altA taxi driver or a doctor? A question that has come to my mind right after I noticed ,by coincidence, Ali, 31 years-old, from the Gaza Strip refugee camp of Maghazi, while parking a taxi he was driving near a taxi park in Gaza City.

Ali was searching for passengers to carry them back to the Maghazi refugee camp , about 12 kilometers away from the Gaza City.

Surprised about what I saw, I took the opportunity and got in Ali’s car back to Maghazi, where we both were born and raised in the same neighborhood. During the journey to Maghazi, my tongue could not utter the word [doctor], that I used to call Ali with as I felt he would be embarrassed in front of his ‘odd’ patients.

I remained silent until all the other passengers got out of the taxi in the nearby refugee camp of Alburaij, then I began to talk with Ali, wondering about his new image, which I have never thought I would see one day.

‘Actually my neighbor, I have been unemployed since I have graduated from a Russian university as a general practitioner in 2000. I have used to work temporarily over the past years. Yet, my financial responsibilities got bigger than before as I got married and had a child but still no real work yet’, Ali told me.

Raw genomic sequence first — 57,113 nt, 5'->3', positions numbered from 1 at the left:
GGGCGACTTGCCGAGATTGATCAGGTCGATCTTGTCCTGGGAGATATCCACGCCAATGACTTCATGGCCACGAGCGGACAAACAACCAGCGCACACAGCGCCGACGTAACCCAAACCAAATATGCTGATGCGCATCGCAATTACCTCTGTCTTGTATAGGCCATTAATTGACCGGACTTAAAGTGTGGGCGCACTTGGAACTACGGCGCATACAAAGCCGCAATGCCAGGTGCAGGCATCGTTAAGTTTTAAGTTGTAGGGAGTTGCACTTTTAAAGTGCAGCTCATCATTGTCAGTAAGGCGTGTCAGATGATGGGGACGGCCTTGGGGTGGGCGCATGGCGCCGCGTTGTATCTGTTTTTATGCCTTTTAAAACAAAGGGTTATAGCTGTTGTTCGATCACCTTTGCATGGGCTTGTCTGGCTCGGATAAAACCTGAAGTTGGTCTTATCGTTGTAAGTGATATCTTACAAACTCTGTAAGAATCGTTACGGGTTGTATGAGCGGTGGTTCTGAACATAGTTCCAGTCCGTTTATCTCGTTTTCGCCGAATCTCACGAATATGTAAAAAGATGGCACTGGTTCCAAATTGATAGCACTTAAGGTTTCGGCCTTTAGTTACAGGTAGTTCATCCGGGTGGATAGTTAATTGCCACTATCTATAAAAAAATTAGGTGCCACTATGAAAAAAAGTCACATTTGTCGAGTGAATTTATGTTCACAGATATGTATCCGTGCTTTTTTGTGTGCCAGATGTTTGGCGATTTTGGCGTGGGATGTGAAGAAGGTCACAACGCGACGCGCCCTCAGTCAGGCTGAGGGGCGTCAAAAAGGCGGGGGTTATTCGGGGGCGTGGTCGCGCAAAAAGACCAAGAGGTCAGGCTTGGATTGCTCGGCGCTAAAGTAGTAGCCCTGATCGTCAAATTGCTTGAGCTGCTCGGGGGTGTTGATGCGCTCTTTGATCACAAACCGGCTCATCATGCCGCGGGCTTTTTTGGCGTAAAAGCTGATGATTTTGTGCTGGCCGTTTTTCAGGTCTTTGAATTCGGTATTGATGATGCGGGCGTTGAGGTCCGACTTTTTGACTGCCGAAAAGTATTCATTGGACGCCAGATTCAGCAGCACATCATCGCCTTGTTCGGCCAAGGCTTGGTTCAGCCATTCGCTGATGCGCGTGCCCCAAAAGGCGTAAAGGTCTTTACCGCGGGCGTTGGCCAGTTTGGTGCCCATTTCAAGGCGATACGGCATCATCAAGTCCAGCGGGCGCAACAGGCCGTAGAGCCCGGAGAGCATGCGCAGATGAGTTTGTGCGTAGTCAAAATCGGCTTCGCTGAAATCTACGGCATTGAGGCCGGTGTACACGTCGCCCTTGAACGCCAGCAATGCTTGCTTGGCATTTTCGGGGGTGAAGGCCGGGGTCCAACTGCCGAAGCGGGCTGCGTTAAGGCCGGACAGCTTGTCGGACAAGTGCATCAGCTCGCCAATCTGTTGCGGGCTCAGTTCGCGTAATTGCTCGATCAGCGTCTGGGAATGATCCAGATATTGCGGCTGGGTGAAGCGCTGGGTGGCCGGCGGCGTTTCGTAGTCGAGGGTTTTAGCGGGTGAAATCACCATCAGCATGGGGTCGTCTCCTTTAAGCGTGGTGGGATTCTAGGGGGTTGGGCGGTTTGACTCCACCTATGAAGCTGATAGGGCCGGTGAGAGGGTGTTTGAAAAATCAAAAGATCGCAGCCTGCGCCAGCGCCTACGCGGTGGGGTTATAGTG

Ali went onto saying, with sighs of bitterness, that due to being unemployed along the past years, in which he hasn’t given up looking for a suitable job in any governmental, UN-based or private hospitals, he had to work as a driver eventually.

‘What to do? Should I beg people for money or to stay idle at home?, Who will bring my baby the milk he needs?’, Ali questioned with more sighs coming out hardly from his mouth.

Dr. Ali voiced the hope that the latest unilateral Israeli withdrawal from the Gaza Strip as well as the Palestinian elections would create new job opportunities for him and for dozens of thousands of other graduates.

When we arrived at my destination I got out of the taxi, saying good bye neighbor and praising such a courageous move, but blaming such harsh economic conditions that lead such doctors to do jobs that would have saved much more money, time and effort.

Dr. driver is one of many other Palestinian doctors who have been graduated from different worldwide universities, graduates who have been steadily accumulated in the Strip with no openings in the horizon.

According to latest figures by the Washington-based World Bank, the prolonged Israeli closures of the West Bank and the Gaza Strip have contributed to severely depressed economy, creating a crisis, where half of the Palestinian population lives in poverty.

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